ETH Zurich is one of the world’s leading universities specialising in science and technology. It is renowned for its excellent education, its cutting-edge fundamental research and its efforts to put new knowledge and innovations directly into practice. At the Quantum Device Lab (www.qudev.ethz.ch), led by Andreas Wallraff at the Department of Physics (www.phys.ethz.ch), we conduct state of the art experimental research in quantum information science, cavity quantum electrodynamics and quantum optics with superconducting electronic circuits. In addition, we pursue the development of hybrid quantum systems combining superconductors with semiconductor nanostructures or Rydberg atoms. To strengthen our research and development activities we are looking for highly motivated
Graduate Students in Superconducting Quantum Computing
As a successful candidate, you will perform collaborative research towards the realization of quantum computing technologies in the context of our EU Quantum Technology Flagship (qt.eu) project OpenSuperQ (opensuperq.eu). Your main goal will be to build a system with up to 100 qubits, and to realize algorithms for quantum chemistry and optimization. You will actively pursue synergies with our projects on quantum error correction. Your project will be embedded in the Swiss Quantum Science and Technology Network QSIT (www.nccr-qsit.ethz.ch) with more than 30 partners across all of Switzerland. You will have the unique opportunity to contribute to a strong research program conducted at a leading European research institution. ETH Zurich provides a stimulating interdisciplinary research environment in quantum information science (www.nccr-qsit.ethz.ch). This is combined with some of the world's best infrastructure for performing top-level research, such as our centers for micro- and nanoscience (www.first.ethz.ch and www.brnc.ethz.ch). Our lab is located in Zurich, an international city with high quality of life, situated in the heart of Europe.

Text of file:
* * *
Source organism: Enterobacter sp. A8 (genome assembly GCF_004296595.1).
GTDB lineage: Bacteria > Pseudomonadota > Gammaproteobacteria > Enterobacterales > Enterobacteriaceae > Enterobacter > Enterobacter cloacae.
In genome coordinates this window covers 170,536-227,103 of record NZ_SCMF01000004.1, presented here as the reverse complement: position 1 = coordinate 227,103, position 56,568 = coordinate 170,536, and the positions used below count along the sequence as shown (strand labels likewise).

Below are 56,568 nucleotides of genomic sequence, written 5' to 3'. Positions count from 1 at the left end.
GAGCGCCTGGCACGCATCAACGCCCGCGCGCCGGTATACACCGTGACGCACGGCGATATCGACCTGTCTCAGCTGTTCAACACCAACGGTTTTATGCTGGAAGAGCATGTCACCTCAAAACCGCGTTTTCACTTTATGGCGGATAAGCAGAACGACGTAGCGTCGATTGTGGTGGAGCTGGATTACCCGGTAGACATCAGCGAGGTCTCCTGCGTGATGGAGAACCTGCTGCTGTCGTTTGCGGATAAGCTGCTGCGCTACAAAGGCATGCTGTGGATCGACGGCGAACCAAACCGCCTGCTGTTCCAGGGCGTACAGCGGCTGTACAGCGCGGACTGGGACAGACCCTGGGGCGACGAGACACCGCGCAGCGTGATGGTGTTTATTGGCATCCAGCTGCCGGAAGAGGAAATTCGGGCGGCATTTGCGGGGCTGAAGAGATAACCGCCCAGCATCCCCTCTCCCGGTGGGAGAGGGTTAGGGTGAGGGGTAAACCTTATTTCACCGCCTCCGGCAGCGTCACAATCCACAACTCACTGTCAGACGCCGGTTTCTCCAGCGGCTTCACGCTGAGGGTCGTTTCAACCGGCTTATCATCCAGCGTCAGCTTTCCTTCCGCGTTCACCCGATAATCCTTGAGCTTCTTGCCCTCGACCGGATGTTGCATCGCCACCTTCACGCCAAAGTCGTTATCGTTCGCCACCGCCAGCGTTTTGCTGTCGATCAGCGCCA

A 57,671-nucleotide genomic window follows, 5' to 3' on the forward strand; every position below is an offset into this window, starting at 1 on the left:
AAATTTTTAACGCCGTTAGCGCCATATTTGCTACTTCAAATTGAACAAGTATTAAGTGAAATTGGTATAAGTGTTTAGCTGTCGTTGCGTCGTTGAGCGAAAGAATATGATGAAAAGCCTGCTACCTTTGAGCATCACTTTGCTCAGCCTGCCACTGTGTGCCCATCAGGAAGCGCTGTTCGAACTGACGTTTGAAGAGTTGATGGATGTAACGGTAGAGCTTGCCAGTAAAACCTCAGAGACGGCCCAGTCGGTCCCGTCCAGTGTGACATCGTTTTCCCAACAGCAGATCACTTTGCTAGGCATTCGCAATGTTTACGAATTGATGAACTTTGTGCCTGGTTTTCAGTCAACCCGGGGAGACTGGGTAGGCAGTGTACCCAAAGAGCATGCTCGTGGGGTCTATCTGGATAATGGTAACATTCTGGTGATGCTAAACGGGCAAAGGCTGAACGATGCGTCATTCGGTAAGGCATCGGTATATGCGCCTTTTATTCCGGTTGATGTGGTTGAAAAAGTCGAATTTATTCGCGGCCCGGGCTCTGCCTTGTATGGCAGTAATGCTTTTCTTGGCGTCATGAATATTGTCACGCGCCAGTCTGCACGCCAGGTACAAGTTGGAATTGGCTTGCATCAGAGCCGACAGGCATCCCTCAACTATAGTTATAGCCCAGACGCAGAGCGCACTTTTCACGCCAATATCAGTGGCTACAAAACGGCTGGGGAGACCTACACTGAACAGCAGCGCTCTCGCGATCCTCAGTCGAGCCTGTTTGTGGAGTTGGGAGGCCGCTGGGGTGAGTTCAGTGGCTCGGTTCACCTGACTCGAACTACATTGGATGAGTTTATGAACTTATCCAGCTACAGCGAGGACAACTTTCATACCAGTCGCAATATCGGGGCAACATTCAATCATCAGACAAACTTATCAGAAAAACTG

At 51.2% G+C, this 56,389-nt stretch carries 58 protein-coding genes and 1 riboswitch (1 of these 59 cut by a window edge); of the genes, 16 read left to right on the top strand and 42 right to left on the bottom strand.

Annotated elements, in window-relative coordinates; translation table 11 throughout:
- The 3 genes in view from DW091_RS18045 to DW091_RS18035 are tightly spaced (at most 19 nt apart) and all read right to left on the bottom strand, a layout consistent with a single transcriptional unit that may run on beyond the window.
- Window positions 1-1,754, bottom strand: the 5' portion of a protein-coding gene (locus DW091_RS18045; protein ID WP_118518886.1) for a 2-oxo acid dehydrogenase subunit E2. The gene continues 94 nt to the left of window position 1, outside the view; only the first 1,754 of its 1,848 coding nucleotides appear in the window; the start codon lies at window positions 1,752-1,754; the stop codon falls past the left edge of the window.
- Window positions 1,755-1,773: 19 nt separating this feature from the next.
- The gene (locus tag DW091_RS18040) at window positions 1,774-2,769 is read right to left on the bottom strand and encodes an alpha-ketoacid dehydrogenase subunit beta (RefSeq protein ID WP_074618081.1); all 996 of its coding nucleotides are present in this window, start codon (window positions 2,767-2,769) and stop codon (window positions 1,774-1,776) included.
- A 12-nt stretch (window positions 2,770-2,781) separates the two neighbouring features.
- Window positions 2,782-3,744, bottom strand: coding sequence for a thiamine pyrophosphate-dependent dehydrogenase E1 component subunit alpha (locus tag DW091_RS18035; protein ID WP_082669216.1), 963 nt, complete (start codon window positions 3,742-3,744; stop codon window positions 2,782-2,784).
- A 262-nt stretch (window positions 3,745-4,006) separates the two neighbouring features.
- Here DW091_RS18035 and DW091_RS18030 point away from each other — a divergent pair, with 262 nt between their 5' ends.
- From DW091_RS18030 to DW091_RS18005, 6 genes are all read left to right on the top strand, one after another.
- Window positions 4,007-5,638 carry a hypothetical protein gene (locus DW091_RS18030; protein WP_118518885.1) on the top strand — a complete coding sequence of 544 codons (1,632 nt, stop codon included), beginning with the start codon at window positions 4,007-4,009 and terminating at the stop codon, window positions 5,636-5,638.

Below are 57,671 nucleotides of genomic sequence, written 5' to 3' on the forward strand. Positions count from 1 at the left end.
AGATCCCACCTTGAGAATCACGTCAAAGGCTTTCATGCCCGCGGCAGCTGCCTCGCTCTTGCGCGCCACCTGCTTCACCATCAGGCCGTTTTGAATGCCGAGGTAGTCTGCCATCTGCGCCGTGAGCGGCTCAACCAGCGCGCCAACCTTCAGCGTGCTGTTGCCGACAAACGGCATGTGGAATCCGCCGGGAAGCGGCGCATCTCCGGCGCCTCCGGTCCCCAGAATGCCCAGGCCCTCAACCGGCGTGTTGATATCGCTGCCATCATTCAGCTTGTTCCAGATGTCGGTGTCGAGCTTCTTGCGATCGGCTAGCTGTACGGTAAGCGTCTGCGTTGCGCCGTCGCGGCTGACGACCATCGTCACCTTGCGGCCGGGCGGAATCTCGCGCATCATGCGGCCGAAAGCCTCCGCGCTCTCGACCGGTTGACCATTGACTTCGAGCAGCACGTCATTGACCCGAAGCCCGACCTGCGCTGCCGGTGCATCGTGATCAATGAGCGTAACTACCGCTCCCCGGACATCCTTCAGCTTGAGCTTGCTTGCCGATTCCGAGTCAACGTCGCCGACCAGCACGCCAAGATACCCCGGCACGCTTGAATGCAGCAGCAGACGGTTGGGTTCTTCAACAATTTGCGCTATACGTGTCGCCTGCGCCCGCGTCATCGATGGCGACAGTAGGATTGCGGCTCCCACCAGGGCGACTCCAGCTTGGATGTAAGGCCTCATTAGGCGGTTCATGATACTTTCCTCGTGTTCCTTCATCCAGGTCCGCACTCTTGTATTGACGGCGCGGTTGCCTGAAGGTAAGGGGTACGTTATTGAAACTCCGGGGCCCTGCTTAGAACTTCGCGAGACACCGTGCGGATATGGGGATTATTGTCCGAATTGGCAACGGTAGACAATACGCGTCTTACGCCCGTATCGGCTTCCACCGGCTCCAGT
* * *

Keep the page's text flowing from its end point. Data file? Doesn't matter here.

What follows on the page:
A strong interestin experimental realizations of quantum information processing systems and dedication to pursue a successful career in research, development or education either in academia or industry are a requirement. Ideally, you have experience and a proven record in one or more of the following: quantum information processing and its implementations (e.g. superconducting circuits, quantum dots, ion traps, NMR), experimental quantum optics and atomic physics (cavity quantum electrodynamics), micro and nano-electronic devices and their fabrication (clean room lithography and deposition techniques), mesoscopic solid state physics, low temperature physics, transport measurements at dilution refrigerator temperatures, microwave electronics, digital electronics, FPGAs, instrumentation, and software development.